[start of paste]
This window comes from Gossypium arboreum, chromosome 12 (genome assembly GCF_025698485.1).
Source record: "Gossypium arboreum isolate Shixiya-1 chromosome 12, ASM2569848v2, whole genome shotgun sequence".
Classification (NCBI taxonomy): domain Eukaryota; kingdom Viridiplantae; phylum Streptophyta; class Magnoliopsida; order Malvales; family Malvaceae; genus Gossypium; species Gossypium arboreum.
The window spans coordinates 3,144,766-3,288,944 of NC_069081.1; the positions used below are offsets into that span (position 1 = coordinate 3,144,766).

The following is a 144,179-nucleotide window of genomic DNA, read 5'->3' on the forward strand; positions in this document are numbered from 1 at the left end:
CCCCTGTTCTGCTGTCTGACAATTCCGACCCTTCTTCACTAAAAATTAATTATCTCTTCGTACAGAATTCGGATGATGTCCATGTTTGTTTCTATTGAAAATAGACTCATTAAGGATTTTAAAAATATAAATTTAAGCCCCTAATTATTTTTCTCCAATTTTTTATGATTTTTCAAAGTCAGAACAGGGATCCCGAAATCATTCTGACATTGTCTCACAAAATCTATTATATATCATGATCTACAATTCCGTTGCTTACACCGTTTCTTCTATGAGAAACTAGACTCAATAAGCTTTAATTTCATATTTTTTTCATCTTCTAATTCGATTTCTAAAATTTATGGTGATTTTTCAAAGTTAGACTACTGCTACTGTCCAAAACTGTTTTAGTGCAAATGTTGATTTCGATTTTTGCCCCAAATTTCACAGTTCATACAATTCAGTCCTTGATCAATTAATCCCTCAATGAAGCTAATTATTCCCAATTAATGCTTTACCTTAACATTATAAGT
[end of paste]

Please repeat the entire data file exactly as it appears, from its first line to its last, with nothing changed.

This window comes from Gossypium arboreum, chromosome 12 (genome assembly GCF_025698485.1).
Source record: "Gossypium arboreum isolate Shixiya-1 chromosome 12, ASM2569848v2, whole genome shotgun sequence".
Classification (NCBI taxonomy): domain Eukaryota; kingdom Viridiplantae; phylum Streptophyta; class Magnoliopsida; order Malvales; family Malvaceae; genus Gossypium; species Gossypium arboreum.
The window spans coordinates 3,144,766-3,288,944 of NC_069081.1; the positions used below are offsets into that span (position 1 = coordinate 3,144,766).

The following is a 144,179-nucleotide window of genomic DNA, read 5'->3' on the forward strand; positions in this document are numbered from 1 at the left end:
CCCCTGTTCTGCTGTCTGACAATTCCGACCCTTCTTCACTAAAAATTAATTATCTCTTCGTACAGAATTCGGATGATGTCCATGTTTGTTTCTATTGAAAATAGACTCATTAAGGATTTTAAAAATATAAATTTAAGCCCCTAATTATTTTTCTCCAATTTTTTATGATTTTTCAAAGTCAGAACAGGGATCCCGAAATCATTCTGACATTGTCTCACAAAATCTATTATATATCATGATCTACAATTCCGTTGCTTACACCGTTTCTTCTATGAGAAACTAGACTCAATAAGCTTTAATTTCATATTTTTTTCATCTTCTAATTCGATTTCTAAAATTTATGGTGATTTTTCAAAGTTAGACTACTGCTACTGTCCAAAACTGTTTTAGTGCAAATGTTGATTTCGATTTTTGCCCCAAATTTCACAGTTCATACAATTCAGTCCTTGATCAATTAATCCCTCAATGAAGCTAATTATTCCCAATTAATGCTTTACCTTAACATTATAAGT